Currently Viewing:
North American Neuroendocrine Tumor Society Symposium 2018
Dr Thorvardur Halfdanarson Discusses Lack of Risk Factors, Biomarkers in NETs
December 04, 2018
Dr Thorvardur Halfdanarson: Access Is a Big Management Challenge in NETs
November 20, 2018
Dr Thorvardur Halfdanarson on Diagnostics in NETs
November 08, 2018
Dr Scott Paulson: Role of Somatostatin Analogs, Biomarkers in Treatment of GEP-NETs
November 06, 2018
Dr Heloisa Soares on Barriers to Achieving Positive Outcomes in NETs, What's in Store for the Future
November 01, 2018
Dr Thorvardur Halfdanarson on if He Thinks There's a Future For Immunotherapy in NETs
October 23, 2018
Dr Scott Paulson on Standard of Treatment, Novel Approaches Being Taken in GEP-NETs
October 19, 2018
Dr Heloisa Soares on the Importance of Multidisciplinary Care, Patient Engagement in NETs
October 17, 2018
Research at NANETS Cites Value of Genetic Testing in Neuroendocrine Tumors
October 07, 2018
A Comprehensive Look at Updates, Developments in NETs
October 07, 2018
An Update on Lung NET Guidelines
October 07, 2018
Dr Thorvardur Halfdanarson Outlines New, Exciting Developments in Treatment of NETs
October 07, 2018
Sequencing of Lanreotide Can Improve Outcomes in Patients With Advanced GEP-NETs
October 06, 2018
Currently Reading
Dr Scott Paulson on Current Challenges in the NETs Treatment Landscape
October 06, 2018
Debating Best First-Line Treatment in Well-Differentiated G3 NENs
October 06, 2018
Examining the Benefits of Integrative Oncology, Nutrition in NETs
October 05, 2018
Dr Heloisa Soares Discusses the Roles of Somatostatin Analogs in GEP-NETs
October 05, 2018
Analysis Demonstrates Effectiveness, Patient Satisfaction With Lanreotide in GEP-NETs
October 05, 2018
Measuring Quality of Life Among Patients With Neuroendocrine Tumors
October 05, 2018

Dr Scott Paulson on Current Challenges in the NETs Treatment Landscape

The biggest challenge we have right now is how to sequence all of these therapies and how to pick the right patient to sequence those treatments, explained Scott Paulson, MD, co-director of the Gastrointestinal Research Program for The US Oncology Network, medical director for the Neuroendocrine Research and Treatment Center at Baylor Charles A. Sammons Cancer Center, Baylor University Medical Center.


The biggest challenge we have right now is how to sequence all of these therapies and how to pick the right patient to sequence those treatments, explained Scott Paulson, MD, co-director of the Gastrointestinal Research Program for The US Oncology Network, medical director for the Neuroendocrine Research and Treatment Center at Baylor Charles A. Sammons Cancer Center, Baylor University Medical Center.

Transcript

What are some of the biggest challenges in the treatment landscape of neuroendocrine tumors currently?

I think that the biggest challenge that we have now is really how to sequence all of these therapies. To start, if you can cut them out, cut them out. But, when you’re at a point that you’re having to use medical therapies, the biggest confusion we have now is we’ve got a whole mix of different things to use and we’re really not sure of the right sequencing for it and how to pick the right patient to sequence those treatments.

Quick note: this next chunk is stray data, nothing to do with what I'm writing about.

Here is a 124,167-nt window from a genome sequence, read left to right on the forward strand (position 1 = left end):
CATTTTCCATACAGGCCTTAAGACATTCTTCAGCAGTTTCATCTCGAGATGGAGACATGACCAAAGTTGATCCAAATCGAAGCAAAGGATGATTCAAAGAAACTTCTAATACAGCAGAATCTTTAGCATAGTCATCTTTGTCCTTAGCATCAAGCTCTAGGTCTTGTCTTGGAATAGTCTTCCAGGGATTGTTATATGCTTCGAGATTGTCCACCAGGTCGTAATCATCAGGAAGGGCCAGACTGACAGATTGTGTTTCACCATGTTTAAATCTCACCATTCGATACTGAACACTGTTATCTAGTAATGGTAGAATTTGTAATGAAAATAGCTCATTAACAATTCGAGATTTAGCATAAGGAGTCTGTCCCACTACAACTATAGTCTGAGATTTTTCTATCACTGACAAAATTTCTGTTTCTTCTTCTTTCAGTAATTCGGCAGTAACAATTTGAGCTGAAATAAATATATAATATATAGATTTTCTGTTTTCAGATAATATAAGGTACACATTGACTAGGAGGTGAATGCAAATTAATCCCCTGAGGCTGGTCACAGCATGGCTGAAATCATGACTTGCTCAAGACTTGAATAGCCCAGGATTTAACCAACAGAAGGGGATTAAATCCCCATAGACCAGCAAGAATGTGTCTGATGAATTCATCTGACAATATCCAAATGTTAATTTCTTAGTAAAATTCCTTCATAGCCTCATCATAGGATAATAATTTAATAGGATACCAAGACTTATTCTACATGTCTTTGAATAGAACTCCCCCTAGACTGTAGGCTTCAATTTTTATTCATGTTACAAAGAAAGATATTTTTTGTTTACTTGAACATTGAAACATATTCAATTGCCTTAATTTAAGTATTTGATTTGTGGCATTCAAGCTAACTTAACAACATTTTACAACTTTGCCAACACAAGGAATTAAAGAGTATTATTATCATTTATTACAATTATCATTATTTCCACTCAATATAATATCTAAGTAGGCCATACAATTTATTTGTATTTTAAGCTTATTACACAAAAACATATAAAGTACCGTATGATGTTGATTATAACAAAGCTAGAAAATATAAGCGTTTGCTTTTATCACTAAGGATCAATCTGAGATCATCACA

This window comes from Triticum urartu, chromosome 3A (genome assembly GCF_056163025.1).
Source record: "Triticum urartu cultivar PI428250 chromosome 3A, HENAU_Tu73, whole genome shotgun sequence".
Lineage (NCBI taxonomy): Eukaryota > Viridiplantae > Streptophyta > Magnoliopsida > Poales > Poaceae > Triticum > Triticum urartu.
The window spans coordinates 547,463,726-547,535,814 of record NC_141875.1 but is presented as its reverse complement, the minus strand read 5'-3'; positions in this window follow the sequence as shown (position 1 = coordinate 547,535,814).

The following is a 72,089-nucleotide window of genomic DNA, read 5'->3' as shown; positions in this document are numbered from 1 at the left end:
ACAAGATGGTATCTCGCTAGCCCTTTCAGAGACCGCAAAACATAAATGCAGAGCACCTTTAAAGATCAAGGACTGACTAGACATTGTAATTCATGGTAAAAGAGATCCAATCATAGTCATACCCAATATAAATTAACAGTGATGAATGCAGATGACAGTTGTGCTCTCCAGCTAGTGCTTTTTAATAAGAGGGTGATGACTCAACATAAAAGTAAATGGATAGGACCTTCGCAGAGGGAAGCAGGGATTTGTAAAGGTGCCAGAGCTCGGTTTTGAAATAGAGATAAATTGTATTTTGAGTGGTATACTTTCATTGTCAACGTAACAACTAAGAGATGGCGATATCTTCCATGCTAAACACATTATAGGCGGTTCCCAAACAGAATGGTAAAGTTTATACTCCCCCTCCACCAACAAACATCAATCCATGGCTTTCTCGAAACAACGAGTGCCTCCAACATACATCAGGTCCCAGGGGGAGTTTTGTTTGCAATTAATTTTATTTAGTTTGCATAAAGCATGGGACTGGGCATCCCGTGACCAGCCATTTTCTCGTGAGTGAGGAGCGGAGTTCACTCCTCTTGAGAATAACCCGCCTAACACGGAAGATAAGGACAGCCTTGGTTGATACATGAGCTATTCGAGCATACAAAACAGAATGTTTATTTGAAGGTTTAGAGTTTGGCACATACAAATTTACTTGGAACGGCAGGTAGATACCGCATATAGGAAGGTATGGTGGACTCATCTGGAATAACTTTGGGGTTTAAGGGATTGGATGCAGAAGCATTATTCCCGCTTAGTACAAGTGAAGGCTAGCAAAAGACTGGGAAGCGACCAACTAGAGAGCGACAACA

In other words, say pancreatic neuroendocrine tumors [NETs]. Should we be using capecitabine and temozolomide before we should be using peptide receptor radionuclide therapy [PRRT], or vice versa? Those decisions, we really don’t have a lot of information. We’ve had a lot of new drugs come in and not a lot of information on how to take a patient through that entire treatment algorithm.

I usually tell patients they’re going to see every treatment we can get to them, but what’s the most optimal strategy for taking them 1, 2, 3, 4, 5 through that regimen is not really known. So, I think that’s a big challenge.

I think the intermediate high-grade or the well-differentiated G3, which is kind of the new pathologic assessment of these tumors is a challenging group. We don’t know if chemotherapy serves those patients best or if they’re better served with things like PRRT, and there was certainly a spirited debate about that this morning. I don’t think that question is really answered, and that treatment needs to be individualized and it often leaves a lot of hand ringing for the oncologist.

I think the final biggest challenge is lung. I think lung has had a lot of disservice in a lot of different clinical trials. So, we’re starting to see a lot more focus on lung NETs as a specific entity and hopefully get a little more data so we know what we’re doing in that setting.

 
Copyright AJMC 2006-2018 Clinical Care Targeted Communications Group, LLC. All Rights Reserved.
x
Welcome the the new and improved AJMC.com, the premier managed market network. Tell us about yourself so that we can serve you better.
Sign Up
×

Sign In

Not a member? Sign up now!